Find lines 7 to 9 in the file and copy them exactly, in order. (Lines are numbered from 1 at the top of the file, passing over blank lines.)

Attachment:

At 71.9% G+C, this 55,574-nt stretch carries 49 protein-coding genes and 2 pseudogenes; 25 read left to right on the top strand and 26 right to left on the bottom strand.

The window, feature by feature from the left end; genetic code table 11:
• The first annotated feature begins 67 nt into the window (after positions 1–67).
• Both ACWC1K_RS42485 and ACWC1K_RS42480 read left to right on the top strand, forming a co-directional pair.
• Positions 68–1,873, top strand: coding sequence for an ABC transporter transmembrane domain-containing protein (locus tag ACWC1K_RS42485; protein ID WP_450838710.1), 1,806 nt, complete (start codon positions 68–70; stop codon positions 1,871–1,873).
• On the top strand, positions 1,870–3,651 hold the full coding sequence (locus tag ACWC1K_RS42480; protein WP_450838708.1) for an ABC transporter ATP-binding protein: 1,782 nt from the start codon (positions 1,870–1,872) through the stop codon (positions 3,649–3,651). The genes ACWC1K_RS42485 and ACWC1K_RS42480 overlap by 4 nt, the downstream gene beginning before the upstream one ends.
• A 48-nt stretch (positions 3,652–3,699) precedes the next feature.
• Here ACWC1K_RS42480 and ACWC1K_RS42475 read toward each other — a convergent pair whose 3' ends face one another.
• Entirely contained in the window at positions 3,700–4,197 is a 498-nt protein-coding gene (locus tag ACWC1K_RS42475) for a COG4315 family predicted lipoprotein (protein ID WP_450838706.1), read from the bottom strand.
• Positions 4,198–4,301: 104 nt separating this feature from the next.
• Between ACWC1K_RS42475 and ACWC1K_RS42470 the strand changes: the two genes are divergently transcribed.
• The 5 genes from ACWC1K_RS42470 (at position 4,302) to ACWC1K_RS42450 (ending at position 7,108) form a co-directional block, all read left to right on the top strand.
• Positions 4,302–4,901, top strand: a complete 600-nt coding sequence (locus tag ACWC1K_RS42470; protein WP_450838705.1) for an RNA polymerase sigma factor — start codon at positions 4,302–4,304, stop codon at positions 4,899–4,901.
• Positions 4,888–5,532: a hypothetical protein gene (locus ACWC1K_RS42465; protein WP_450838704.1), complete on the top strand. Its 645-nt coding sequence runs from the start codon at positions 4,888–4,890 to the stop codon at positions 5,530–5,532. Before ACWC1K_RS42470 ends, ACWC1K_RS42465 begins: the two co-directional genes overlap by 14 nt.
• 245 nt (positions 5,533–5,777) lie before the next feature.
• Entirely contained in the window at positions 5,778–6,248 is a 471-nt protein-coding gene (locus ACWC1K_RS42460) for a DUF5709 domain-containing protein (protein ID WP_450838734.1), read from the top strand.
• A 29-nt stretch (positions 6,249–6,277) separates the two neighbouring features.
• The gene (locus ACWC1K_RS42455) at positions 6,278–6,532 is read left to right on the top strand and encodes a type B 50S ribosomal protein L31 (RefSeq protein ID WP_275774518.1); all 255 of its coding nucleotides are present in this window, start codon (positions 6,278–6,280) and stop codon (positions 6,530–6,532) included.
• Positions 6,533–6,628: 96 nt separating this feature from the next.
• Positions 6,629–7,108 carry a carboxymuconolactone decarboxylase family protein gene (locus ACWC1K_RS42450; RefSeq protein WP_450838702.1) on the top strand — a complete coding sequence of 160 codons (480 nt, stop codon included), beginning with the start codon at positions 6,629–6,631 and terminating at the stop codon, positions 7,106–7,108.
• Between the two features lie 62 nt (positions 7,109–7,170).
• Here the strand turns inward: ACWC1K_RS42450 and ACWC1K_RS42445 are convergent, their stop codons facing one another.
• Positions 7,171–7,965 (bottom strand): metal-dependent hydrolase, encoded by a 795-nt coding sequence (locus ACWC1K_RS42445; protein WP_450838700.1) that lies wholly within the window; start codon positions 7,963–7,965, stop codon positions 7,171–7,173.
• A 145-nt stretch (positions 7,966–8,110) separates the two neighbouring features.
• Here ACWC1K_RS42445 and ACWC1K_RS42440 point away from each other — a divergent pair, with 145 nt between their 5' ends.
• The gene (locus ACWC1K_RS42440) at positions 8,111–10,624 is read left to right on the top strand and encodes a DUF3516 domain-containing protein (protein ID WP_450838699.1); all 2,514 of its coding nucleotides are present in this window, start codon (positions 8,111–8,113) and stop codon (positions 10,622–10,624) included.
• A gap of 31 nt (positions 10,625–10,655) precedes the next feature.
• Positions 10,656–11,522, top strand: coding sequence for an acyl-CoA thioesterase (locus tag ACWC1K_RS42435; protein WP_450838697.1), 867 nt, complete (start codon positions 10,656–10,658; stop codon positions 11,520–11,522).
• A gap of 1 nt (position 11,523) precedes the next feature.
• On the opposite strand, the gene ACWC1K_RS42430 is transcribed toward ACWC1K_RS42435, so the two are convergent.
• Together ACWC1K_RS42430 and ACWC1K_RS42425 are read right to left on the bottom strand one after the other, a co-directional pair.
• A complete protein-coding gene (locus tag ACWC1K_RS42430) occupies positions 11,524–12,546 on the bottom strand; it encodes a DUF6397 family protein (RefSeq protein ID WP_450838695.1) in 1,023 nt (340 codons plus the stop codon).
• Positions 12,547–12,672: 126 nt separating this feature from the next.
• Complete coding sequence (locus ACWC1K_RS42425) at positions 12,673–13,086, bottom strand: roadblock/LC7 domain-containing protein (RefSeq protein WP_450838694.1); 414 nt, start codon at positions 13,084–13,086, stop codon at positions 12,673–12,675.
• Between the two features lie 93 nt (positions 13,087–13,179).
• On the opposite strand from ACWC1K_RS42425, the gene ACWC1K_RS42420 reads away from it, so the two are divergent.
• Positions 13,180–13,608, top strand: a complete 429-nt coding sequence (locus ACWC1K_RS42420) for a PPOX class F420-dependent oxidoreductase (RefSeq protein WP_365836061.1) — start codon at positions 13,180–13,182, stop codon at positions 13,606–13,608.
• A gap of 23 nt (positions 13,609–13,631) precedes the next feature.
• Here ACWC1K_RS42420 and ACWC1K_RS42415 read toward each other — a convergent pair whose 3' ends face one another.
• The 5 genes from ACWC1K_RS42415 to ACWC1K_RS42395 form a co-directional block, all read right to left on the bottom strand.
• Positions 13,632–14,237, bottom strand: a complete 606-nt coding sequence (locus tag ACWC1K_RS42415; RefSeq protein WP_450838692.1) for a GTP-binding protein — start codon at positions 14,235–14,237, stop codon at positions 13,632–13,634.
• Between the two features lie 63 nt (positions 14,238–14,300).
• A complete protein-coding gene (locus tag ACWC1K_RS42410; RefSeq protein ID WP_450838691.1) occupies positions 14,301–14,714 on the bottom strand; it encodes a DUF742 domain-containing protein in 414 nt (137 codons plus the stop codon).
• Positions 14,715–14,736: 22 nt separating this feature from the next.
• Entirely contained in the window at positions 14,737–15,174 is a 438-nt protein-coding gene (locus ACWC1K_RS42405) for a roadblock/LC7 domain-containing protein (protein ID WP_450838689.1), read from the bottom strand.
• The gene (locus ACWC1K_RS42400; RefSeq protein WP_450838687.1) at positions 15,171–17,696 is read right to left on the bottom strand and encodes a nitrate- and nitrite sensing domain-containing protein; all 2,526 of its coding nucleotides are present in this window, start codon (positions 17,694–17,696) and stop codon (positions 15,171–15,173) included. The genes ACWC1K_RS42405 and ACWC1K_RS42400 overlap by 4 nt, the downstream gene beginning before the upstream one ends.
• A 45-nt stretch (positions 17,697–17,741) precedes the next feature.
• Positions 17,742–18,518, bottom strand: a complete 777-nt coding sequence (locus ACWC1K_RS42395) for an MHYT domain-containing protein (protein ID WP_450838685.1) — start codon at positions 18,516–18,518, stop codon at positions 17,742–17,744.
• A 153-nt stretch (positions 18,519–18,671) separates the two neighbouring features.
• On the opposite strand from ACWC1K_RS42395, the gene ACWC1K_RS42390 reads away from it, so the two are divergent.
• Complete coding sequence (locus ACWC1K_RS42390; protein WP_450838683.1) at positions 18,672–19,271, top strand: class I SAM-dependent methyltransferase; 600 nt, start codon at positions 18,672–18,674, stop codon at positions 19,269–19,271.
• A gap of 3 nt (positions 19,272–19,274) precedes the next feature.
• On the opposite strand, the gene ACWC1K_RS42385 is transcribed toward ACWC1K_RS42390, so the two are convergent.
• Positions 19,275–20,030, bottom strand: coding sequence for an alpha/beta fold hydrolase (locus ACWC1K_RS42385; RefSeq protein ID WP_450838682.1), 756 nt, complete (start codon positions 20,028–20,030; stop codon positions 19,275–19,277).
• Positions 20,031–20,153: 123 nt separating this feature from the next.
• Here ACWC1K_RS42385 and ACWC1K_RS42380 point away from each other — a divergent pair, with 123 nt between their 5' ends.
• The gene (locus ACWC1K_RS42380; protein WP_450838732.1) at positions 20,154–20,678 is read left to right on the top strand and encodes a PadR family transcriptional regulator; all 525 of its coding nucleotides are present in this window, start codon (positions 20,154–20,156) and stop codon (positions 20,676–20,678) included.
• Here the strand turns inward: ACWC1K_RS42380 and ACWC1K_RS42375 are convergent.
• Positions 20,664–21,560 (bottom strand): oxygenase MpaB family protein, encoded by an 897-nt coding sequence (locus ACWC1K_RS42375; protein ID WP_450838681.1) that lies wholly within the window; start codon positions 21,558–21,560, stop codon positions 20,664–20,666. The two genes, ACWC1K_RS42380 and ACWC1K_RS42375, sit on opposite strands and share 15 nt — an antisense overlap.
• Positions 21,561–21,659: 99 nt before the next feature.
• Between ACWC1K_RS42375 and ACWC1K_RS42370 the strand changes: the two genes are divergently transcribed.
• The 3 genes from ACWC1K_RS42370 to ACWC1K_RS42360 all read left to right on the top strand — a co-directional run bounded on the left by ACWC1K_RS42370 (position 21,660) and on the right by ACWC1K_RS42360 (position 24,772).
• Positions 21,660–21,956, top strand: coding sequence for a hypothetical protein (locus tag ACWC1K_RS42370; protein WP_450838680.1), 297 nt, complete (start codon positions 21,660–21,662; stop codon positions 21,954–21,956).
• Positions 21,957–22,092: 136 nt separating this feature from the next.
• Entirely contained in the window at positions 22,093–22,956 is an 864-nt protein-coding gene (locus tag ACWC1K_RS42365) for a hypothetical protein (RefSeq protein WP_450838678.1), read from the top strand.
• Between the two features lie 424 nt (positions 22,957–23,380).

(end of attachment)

• A 48-nt stretch (positions 3,652–3,699) precedes the next feature.
• Here ACWC1K_RS42480 and ACWC1K_RS42475 read toward each other — a convergent pair whose 3' ends face one another.
• Entirely contained in the window at positions 3,700–4,197 is a 498-nt protein-coding gene (locus tag ACWC1K_RS42475) for a COG4315 family predicted lipoprotein (protein ID WP_450838706.1), read from the bottom strand.